Kwele first joined the Post Office in June 2017 as Chief Operating Officer. Before that, she was Deputy City Manager for the City of Tshwane Metropolitan Municipality.
Business Day has now reported that Kwele and Mothusi Motjale, The SA Post Office’s head of the supply chain management division, were suspended on 4 December.
“The Post Office confirmed the suspension of the duo, saying it would allow for an independent investigation into unspecified matters,” the report stated.
Kwele fighting back
Advocate Eric Mabuza, who is representing Kwele, told Fin24 that the suspension is being challenged and has been referred to arbitration.
Kwele was suspended only two weeks after the new board was appointed and accused the board of delaying the process.
“How could the new board have familiarised themselves with matters at the SAPO within just two weeks?” he asked.
He added that Kwele “was just implementing decisions by the previous board”, adding that the suspension is related to politics.
The SA Post Office continues to make big losses, which required the government to give it a capital injection of R2.95 billion over the previous financial year.
There were, however, positive movements under Barnes. He said in the Post Office’s last annual report that the company was progressing towards profitability.
He added that the organisation was in a sound financial position, with no external bank borrowings or outstanding National Treasury guarantees.
The Post Office’s revenue increased by R897 million (19.8%) to R5.44 billion compared to the previous reporting period.
Expenses, however, increased even faster. Total expenses increased by R1.43 billion to R6.78 billion, which resulted in a net loss of R1.172 billion.
A London court has granted ride-hailing firm Uber a licence to keep operating in the capital, accepting the firm’s assertions that its corporate culture had changed and that it should be allowed to keep driving on the streets of London.
However, Chief Magistrate Emma Arbuthnot on Tuesday granted an operating licence lasting only 15 months.
The firm told Westminster Magistrates’ Court it has made significant changes since a regulator refused to renew the company’s operating licence last year over public safety concerns.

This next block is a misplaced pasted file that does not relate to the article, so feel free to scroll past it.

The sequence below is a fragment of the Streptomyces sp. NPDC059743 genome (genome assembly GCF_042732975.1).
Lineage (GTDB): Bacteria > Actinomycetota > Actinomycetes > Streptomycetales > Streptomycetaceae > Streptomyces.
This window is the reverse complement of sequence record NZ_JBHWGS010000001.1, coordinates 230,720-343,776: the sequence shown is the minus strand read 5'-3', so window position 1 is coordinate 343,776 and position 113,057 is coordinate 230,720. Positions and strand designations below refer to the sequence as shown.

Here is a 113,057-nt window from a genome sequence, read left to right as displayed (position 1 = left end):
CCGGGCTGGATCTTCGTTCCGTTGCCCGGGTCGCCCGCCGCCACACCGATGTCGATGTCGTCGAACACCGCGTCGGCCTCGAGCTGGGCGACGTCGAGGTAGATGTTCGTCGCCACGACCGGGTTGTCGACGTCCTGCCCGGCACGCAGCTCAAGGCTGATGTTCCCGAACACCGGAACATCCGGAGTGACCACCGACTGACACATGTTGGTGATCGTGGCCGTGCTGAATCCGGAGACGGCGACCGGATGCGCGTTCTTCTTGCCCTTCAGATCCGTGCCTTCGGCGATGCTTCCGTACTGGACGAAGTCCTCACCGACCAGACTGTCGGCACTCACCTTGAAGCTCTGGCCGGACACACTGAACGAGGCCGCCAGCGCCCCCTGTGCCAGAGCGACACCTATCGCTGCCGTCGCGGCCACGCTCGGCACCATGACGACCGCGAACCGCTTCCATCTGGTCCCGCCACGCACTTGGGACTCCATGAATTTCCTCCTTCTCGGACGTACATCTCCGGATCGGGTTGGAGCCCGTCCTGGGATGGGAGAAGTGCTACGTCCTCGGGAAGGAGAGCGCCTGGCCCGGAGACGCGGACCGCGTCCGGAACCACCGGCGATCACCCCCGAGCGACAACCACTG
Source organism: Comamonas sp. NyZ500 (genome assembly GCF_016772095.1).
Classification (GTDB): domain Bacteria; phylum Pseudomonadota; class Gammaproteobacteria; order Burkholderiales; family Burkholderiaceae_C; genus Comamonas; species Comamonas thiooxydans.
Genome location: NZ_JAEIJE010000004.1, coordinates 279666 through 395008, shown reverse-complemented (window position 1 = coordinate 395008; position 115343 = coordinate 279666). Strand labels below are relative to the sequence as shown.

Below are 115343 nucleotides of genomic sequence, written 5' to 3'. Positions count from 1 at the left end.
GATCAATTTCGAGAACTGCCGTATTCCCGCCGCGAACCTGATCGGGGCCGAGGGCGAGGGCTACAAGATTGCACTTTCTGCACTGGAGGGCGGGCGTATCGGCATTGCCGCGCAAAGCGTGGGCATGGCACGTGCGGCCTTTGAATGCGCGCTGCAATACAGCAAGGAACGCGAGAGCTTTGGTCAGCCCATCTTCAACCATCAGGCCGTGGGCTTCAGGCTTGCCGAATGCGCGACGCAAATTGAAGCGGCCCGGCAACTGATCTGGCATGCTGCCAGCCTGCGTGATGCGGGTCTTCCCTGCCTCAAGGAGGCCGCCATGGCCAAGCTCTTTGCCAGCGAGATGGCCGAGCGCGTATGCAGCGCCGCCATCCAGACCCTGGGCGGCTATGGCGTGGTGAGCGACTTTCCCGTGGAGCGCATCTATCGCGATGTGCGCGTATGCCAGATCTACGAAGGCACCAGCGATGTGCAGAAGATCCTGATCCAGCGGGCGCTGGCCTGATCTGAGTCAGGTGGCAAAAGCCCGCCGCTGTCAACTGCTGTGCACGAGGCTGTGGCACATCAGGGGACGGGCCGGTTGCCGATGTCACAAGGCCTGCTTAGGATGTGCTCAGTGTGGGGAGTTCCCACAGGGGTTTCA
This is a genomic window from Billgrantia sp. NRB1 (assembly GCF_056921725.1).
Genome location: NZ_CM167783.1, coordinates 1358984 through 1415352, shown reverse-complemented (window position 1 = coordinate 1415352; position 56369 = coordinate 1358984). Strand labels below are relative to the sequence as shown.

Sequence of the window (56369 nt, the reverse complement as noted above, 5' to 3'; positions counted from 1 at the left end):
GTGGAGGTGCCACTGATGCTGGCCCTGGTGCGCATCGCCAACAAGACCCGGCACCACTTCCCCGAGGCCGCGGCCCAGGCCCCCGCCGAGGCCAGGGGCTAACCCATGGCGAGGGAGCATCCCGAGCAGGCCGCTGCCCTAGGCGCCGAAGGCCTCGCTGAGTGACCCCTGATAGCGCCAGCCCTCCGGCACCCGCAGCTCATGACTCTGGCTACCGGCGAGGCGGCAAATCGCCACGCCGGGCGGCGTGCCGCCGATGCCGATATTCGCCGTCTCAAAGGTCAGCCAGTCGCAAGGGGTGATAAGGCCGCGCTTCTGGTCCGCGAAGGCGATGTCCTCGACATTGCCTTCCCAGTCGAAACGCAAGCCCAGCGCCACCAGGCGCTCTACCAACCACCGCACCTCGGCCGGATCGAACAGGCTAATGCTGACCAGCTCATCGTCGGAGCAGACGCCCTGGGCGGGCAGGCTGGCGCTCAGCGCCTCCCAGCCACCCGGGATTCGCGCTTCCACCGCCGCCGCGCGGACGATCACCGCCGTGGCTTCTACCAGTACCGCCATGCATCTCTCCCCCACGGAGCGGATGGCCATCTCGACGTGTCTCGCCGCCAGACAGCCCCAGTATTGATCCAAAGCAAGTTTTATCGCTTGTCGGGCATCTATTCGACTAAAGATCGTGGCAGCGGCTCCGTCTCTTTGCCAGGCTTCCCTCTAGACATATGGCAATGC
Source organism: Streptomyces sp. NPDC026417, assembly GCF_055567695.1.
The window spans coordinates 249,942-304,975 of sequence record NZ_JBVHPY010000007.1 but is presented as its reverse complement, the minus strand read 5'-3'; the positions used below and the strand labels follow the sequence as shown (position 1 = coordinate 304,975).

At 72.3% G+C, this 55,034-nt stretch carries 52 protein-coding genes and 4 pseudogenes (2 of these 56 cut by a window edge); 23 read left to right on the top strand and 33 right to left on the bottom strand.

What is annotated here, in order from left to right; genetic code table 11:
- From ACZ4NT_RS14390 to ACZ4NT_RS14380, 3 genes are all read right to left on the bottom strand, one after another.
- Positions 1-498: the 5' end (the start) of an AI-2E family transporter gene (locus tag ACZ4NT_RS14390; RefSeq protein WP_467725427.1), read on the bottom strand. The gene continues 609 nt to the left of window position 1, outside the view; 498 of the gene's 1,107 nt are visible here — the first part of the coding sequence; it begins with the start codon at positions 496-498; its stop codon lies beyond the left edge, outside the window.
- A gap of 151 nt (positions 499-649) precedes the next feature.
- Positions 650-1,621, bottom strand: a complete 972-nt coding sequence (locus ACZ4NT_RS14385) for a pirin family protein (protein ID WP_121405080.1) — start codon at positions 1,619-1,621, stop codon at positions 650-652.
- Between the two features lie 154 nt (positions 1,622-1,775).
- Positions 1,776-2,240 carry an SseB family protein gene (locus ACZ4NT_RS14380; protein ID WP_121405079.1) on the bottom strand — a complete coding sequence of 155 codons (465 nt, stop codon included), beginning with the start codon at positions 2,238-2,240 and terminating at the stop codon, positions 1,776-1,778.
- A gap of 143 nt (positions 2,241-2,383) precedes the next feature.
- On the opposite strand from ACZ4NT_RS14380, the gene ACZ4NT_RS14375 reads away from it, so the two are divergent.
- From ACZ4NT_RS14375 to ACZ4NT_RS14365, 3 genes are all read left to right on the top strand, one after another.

The company insists it has changed, and a clean break with the past means it should be granted a new licence.
By Sifiso Zulu for EWN
President Cyril Ramaphosa has suspended Tom Moyane as South African Revenue Service (SARS) Commissioner with immediate effect.
The Presidency says Ramaphosa met with Moyane on Monday to inform him of his decision after reports that the now suspended senior tax official refused to resign.
Ramaphosa has cited that developments at SARS under the leadership of Moyane have resulted in a deterioration of public confidence in the institution and public finances being compromised.
Moyane appeared in Parliament recently to answer questions about infighting at SARS including his handling of ex-tax official Jonas Makwakwa’s disciplinary hearing.
Presidency spokesperson Khusela Diko says: “The president has said the actions of Mr Moyane in relations to a number of matters, including his treatment of Mr Makwakwa and his failure to report this issue to the Minister of Finance but also management of it in that regard have brought SARS into serious disrepute and this is what the president was acting against.”
The Organisation Undoing Tax Abuse (Outa) says the suspension of Moyane is a start towards restoring confidence in the revenue service and improving tax morality.
Outa’s Wayne Duvenage says this decision will also improve relations between the finance ministry and SARS.
“We get the reporting lines right between the minister of finance and SARS which was removed when Jacob Zuma was there and he had direct control there. I think we’ll start to see accountability improve, performance improvement and efficiency at SARS and we’ll get back to an efficient organisation that collects taxes well.”
Meanwhile, on Monday night Treasury announced Mark Kingon as acting commissioner for SARS.
Kingon has been serving as acting chief officer of business and individual taxes at the revenue service.